The Salmon, pp.246-247.

[Three Hundred Animals Contents]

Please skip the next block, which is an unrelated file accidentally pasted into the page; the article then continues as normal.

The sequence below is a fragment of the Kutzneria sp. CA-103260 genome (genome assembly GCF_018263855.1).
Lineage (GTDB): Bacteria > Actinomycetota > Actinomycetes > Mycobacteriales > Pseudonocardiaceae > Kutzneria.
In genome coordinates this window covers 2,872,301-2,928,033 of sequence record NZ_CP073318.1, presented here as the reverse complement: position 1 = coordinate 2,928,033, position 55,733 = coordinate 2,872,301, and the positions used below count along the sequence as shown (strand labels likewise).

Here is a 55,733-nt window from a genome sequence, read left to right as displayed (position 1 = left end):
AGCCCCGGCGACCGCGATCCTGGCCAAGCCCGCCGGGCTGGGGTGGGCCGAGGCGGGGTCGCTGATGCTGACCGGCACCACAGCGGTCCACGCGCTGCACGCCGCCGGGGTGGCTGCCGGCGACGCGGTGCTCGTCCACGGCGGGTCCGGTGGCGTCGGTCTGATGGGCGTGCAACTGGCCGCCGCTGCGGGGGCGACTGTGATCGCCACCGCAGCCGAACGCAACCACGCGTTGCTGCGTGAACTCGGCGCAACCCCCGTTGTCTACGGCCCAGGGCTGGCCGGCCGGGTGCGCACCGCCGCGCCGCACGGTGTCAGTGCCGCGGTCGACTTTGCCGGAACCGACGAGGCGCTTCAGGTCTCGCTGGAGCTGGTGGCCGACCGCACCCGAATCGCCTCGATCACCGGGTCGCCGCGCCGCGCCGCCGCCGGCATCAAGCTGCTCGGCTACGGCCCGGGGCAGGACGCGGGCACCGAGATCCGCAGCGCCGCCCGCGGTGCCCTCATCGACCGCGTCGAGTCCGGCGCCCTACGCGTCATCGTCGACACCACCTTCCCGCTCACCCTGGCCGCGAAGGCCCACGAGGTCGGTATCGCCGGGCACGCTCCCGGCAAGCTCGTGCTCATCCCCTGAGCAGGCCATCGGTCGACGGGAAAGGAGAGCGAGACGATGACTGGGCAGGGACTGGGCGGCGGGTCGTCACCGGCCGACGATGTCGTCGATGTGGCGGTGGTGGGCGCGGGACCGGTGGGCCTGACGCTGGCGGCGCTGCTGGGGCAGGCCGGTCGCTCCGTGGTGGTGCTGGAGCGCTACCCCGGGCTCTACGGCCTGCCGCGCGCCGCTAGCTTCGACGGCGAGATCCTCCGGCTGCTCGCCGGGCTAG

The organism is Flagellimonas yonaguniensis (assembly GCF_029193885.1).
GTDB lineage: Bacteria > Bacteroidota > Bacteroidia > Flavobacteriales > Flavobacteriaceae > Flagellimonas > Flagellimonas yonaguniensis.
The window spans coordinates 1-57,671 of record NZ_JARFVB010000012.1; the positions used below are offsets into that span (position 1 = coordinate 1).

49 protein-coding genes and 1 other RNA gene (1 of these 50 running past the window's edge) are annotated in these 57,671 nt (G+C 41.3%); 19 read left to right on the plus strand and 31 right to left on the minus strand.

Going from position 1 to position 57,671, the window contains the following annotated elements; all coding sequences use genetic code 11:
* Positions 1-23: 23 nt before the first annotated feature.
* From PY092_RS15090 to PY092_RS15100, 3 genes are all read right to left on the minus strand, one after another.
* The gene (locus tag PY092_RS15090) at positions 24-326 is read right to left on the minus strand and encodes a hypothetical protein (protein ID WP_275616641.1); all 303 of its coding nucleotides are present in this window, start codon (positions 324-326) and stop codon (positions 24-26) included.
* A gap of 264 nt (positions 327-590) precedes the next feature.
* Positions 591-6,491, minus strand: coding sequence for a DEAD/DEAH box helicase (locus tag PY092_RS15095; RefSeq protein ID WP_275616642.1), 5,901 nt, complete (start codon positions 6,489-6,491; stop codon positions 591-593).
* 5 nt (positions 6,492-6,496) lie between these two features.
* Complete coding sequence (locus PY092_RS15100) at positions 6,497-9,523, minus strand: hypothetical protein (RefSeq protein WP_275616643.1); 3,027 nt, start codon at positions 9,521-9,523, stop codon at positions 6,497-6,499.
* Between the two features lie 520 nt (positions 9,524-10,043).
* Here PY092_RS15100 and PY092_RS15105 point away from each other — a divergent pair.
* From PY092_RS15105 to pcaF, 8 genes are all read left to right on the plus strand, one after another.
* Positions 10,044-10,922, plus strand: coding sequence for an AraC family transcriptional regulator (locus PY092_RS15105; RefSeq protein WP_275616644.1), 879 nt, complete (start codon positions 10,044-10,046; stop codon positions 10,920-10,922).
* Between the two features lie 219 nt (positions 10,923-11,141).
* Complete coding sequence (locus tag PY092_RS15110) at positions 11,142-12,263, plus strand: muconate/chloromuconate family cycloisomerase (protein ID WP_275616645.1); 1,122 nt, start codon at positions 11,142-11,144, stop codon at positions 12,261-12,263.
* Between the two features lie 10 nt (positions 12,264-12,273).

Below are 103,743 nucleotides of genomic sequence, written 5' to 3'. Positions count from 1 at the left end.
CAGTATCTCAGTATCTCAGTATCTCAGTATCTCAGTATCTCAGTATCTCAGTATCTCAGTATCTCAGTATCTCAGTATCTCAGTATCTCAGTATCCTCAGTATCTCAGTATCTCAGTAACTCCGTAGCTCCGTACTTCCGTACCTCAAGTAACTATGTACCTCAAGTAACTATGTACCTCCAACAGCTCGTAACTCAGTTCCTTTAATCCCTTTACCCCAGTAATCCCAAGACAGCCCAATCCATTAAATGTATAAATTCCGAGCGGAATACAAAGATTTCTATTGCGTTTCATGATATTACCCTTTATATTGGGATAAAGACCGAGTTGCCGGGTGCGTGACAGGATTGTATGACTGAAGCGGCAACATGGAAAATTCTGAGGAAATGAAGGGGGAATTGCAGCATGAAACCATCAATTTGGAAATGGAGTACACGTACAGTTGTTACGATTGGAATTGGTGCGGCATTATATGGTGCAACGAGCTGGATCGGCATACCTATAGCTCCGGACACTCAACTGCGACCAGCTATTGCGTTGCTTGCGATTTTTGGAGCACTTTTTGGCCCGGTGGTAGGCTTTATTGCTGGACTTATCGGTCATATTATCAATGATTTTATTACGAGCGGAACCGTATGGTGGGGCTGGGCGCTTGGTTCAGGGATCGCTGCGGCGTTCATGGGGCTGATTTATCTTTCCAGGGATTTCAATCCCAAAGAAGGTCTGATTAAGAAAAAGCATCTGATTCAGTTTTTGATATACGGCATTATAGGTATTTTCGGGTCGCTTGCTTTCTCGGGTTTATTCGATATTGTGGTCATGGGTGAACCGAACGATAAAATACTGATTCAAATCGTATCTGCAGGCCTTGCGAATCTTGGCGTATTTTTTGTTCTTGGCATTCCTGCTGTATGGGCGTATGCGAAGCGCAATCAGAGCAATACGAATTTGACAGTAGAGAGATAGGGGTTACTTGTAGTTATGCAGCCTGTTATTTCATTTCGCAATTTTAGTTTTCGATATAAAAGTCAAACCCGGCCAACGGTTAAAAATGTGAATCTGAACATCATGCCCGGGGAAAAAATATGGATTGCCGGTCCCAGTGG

IS the boast of large rivers, and one of the noblest inhabitants of the sea, if we esteem him by his bulk, his colour, or the sweetness of his flesh. They are found of a great weight, and sometimes measure five feet at least in length. The colour is beautiful, a dark blue dotted with black spots on the back, decreasing to silvery white on the sides, and perfectly white with a little shade of pink on the belly. The fins are comparatively small as to the bigness of the bulk. Destined by nature to feed man, they come up the rivers that run down from inland countries, and there the female deposits her eggs. Soon after, both she and the male take an excursion to the vast regions of the sea, and do not return to the land streams again till the next year, for the same purpose. They are so powerfully impelled by this natural sense that, when swimming up a river, if they are stopped by a fall of water, they spring up with such a force through the descending torrent, that they stem it, till they reach the higher bed of the stream. Whether they are attracted there, and overcome so many difficulties and hardships by the innate desire of spawning again where they were originally deposited in the shape of eggs, or by any other cause, is not yet ascertained. The Salmon is found nearly of the same size in all parts of Europe. The flesh is red when raw; redder when salted, and little paler when boiled; it is an agreeable food, fat, tender and sweet, and excels in delicacy most part of the sea-fish: however it does not agree with all stomachs and is chiefly hurtful when eaten by sick persons. The Salmon feeds on earth worms, minnows and other small fish. The pickled Salmon is a good substitute for the fresh one, and is a great branch of trade between Newcastle and the rest of England, where it is in great requisition. 

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